Impact of the COVID-19 pandemic on support available to mothers in the UK and the USA

Anushé Hassan, London School of Hygiene and Tropical Medicine (LSHTM)
Laure Spake, University of Otago
John Shaver, University of Otago
Mary Shenk, The Pennsylvania State University
Richard Sosis, University of Connecticut
Rebecca Sear, London School of Hygiene and Tropical Medicine (LSHTM)

The social isolation resulting from governments’ responses to COVID-19 has impacted mothers’ social networks, likely limiting social support. In particular, existing evidence suggests that tasks such as childcare and domestic work have fallen disproportionately on mothers. This increased burden of care has consequences for women’s socio-economic status and health. Using survey data collected in August 2020 from 1528 UK and US mothers with at least one child under 5-years, we document how support networks differed before and during the pandemic. The majority of mothers (78%) reported less in-person contact with their emotional support network during the pandemic, however virtual interactions increased from pre-pandemic levels for 55% of women. Childcare support increased for some women (29%) and decreased for others (33%). Likewise, 25% of women received more domestic support, while 25% received less. Receiving less help was predicted by mother’s country of residence, nativity, partnership status, co-residence of supporter and level of education. Finally, women were more likely to receive support from partners, and less likely from other kin, during the pandemic. This paper identifies the significant proportion of women who are at risk of experiencing reduced support during the pandemic and highlights the diverse impacts of COVID-19.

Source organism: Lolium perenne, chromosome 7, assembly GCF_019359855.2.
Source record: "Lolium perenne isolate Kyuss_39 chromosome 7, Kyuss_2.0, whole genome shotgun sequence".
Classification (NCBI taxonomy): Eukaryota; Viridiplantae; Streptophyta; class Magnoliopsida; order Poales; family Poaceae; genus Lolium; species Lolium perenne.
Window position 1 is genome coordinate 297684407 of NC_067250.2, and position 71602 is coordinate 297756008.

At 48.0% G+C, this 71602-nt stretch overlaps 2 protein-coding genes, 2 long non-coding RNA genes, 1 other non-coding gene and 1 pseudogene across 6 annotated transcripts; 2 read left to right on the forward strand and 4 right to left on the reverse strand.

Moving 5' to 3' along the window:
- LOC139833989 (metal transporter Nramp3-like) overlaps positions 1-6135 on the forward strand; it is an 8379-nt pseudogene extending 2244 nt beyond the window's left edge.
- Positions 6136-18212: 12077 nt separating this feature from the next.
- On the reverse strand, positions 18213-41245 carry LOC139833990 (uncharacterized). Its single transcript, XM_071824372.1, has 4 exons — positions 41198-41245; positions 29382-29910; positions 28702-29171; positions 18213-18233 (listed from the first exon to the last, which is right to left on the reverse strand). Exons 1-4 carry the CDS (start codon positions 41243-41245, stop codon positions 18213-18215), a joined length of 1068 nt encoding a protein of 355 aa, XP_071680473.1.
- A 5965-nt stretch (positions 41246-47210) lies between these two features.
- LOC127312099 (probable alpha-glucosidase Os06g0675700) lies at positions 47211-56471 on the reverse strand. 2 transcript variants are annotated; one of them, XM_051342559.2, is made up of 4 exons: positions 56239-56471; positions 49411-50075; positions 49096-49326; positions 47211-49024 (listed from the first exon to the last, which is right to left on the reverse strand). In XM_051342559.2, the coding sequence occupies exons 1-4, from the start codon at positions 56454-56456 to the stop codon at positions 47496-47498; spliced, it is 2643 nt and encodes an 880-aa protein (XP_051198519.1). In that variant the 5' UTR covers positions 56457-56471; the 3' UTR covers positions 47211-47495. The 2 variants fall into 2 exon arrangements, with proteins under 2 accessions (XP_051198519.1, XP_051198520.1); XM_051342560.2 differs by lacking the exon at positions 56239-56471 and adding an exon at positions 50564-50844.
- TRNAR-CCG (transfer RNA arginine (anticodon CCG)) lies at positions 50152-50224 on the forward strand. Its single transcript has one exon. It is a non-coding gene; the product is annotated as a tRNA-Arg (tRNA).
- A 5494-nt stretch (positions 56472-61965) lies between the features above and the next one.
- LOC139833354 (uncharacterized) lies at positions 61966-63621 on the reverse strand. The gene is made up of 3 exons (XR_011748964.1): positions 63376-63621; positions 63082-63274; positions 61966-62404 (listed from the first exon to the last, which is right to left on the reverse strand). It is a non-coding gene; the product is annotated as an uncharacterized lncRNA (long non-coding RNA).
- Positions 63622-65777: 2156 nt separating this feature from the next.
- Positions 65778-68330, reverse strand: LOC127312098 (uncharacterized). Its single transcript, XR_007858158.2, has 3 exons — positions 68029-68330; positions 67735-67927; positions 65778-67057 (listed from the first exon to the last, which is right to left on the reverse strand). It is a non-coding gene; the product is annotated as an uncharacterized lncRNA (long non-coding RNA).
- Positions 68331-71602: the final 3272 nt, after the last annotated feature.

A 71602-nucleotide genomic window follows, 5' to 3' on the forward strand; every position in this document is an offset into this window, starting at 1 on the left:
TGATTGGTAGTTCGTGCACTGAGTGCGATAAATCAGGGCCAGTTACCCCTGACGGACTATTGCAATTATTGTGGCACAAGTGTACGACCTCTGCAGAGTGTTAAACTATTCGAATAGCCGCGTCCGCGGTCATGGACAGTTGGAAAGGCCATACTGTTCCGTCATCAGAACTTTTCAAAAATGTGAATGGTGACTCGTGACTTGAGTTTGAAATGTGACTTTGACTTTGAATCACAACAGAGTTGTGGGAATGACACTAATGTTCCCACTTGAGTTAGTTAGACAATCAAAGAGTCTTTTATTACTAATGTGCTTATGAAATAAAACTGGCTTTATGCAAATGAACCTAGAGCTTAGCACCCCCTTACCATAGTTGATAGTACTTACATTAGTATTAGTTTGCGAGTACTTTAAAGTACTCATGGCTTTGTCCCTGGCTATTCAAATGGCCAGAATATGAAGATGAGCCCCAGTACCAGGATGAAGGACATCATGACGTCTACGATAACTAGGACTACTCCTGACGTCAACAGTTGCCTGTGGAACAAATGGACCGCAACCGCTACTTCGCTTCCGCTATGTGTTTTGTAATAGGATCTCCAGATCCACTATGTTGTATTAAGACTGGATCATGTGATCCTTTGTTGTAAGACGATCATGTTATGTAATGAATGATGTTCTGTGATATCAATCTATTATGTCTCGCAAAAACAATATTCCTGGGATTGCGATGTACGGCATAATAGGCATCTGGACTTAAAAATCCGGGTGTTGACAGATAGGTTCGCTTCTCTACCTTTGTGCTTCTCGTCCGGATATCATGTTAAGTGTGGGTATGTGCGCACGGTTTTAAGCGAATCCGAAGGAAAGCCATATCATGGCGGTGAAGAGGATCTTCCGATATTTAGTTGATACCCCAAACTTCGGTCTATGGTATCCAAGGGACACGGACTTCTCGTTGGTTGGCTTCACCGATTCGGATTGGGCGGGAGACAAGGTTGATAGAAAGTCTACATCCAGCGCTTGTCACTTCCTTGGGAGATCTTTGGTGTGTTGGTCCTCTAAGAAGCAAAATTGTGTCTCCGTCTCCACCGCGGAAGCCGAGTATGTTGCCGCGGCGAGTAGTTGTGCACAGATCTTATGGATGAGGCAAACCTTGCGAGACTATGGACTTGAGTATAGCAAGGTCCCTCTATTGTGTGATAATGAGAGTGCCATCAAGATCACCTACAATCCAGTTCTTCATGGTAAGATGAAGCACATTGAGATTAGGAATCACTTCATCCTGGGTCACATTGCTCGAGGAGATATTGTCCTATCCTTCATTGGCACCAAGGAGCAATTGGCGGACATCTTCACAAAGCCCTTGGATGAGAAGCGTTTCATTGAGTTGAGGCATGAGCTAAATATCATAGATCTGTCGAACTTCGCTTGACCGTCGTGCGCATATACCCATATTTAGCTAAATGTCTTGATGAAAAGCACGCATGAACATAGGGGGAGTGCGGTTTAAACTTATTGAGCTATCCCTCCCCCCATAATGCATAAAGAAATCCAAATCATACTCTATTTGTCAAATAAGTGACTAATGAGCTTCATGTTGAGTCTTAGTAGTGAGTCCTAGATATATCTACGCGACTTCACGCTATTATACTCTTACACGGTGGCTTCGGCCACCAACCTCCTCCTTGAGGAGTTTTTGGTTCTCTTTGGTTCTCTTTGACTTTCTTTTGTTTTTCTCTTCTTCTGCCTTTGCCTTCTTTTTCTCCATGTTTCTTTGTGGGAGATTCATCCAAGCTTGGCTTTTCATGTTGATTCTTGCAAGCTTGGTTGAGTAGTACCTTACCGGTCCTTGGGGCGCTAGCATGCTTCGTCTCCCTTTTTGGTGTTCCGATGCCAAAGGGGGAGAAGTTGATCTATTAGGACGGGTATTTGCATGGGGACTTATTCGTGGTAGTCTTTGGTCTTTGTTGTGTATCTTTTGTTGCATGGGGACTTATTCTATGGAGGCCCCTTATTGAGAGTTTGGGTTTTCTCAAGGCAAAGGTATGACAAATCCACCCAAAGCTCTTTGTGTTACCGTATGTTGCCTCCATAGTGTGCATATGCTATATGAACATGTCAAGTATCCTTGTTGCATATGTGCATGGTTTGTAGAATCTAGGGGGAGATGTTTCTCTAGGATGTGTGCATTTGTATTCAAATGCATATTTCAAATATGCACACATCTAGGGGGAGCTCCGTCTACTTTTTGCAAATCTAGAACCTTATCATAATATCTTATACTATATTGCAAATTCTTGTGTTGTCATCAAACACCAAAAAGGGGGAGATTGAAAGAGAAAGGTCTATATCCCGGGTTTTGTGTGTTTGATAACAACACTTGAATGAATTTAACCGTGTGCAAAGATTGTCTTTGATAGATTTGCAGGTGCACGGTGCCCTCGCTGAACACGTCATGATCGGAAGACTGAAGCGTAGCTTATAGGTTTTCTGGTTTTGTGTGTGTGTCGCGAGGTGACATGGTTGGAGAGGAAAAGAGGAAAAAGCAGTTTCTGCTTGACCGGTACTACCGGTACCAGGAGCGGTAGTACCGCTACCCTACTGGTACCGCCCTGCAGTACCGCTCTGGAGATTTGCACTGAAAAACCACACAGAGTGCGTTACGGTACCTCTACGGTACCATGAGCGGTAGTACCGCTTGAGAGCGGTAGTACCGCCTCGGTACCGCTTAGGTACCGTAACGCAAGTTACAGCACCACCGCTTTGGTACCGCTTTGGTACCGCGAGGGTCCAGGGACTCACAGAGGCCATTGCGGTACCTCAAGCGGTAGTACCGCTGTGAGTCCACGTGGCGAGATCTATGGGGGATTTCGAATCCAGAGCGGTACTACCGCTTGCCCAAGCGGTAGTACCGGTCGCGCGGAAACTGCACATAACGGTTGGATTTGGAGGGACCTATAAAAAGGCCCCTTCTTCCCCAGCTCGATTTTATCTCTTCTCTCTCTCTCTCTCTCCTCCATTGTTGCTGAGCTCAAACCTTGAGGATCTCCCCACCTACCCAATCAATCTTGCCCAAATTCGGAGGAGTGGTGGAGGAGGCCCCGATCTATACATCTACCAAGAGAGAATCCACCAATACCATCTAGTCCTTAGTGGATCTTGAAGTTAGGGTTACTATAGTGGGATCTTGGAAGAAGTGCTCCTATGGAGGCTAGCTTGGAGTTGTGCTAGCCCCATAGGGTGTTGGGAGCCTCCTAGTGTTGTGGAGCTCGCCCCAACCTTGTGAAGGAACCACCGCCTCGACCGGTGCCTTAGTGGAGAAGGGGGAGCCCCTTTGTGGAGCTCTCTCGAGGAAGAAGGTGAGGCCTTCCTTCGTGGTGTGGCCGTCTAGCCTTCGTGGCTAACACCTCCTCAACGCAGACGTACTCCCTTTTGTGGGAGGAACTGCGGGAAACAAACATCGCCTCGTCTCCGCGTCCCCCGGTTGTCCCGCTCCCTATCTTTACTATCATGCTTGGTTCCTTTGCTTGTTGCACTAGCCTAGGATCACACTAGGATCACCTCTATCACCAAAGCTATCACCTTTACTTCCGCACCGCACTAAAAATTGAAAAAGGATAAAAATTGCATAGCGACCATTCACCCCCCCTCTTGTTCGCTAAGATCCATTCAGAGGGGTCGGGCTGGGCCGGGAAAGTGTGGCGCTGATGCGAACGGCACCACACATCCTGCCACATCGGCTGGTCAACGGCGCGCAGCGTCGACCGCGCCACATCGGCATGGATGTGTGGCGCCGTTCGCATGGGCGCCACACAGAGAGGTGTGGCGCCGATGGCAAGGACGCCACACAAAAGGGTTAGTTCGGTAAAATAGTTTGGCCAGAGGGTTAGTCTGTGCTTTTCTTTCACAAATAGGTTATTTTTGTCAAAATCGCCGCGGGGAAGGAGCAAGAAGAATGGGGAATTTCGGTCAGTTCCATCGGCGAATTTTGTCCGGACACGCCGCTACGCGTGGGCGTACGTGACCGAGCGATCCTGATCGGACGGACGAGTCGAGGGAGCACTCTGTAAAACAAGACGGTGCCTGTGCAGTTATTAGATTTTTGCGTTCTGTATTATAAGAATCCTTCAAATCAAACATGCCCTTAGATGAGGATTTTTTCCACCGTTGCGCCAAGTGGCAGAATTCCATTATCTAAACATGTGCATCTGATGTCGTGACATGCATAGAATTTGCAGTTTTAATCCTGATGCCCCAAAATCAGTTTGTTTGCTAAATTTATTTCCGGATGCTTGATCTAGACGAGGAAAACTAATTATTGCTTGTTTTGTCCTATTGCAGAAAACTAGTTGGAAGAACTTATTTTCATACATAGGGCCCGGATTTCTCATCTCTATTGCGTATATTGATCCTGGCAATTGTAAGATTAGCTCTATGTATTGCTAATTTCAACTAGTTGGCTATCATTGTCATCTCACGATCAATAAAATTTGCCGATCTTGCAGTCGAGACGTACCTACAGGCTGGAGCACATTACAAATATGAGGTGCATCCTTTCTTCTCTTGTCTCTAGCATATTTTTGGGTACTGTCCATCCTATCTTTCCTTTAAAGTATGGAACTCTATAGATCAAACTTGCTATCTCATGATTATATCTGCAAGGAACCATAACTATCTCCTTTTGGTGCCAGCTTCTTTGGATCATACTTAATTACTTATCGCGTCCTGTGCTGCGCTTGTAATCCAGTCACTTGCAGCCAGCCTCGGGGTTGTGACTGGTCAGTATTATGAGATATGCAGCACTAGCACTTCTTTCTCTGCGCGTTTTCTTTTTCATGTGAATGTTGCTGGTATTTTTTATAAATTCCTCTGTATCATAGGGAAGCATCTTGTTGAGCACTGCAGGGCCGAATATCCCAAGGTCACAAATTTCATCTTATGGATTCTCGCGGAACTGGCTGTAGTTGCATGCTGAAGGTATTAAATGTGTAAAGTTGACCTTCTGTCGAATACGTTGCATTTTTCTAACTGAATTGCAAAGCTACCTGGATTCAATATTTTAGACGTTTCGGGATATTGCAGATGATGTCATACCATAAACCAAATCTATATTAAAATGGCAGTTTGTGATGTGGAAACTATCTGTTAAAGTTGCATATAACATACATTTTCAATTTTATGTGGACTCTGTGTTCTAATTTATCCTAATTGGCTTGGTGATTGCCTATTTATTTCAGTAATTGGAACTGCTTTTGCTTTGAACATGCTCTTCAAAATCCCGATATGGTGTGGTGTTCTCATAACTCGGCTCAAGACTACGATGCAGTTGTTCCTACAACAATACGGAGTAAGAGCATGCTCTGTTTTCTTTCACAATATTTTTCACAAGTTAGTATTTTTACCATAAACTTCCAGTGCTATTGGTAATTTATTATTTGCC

Keywords: Family demography, COVID-19, Gender, Cross-country comparative analyses

See extended abstract.

  Presented in Session 78. Consequences of COVID-19 on Family Life and Structure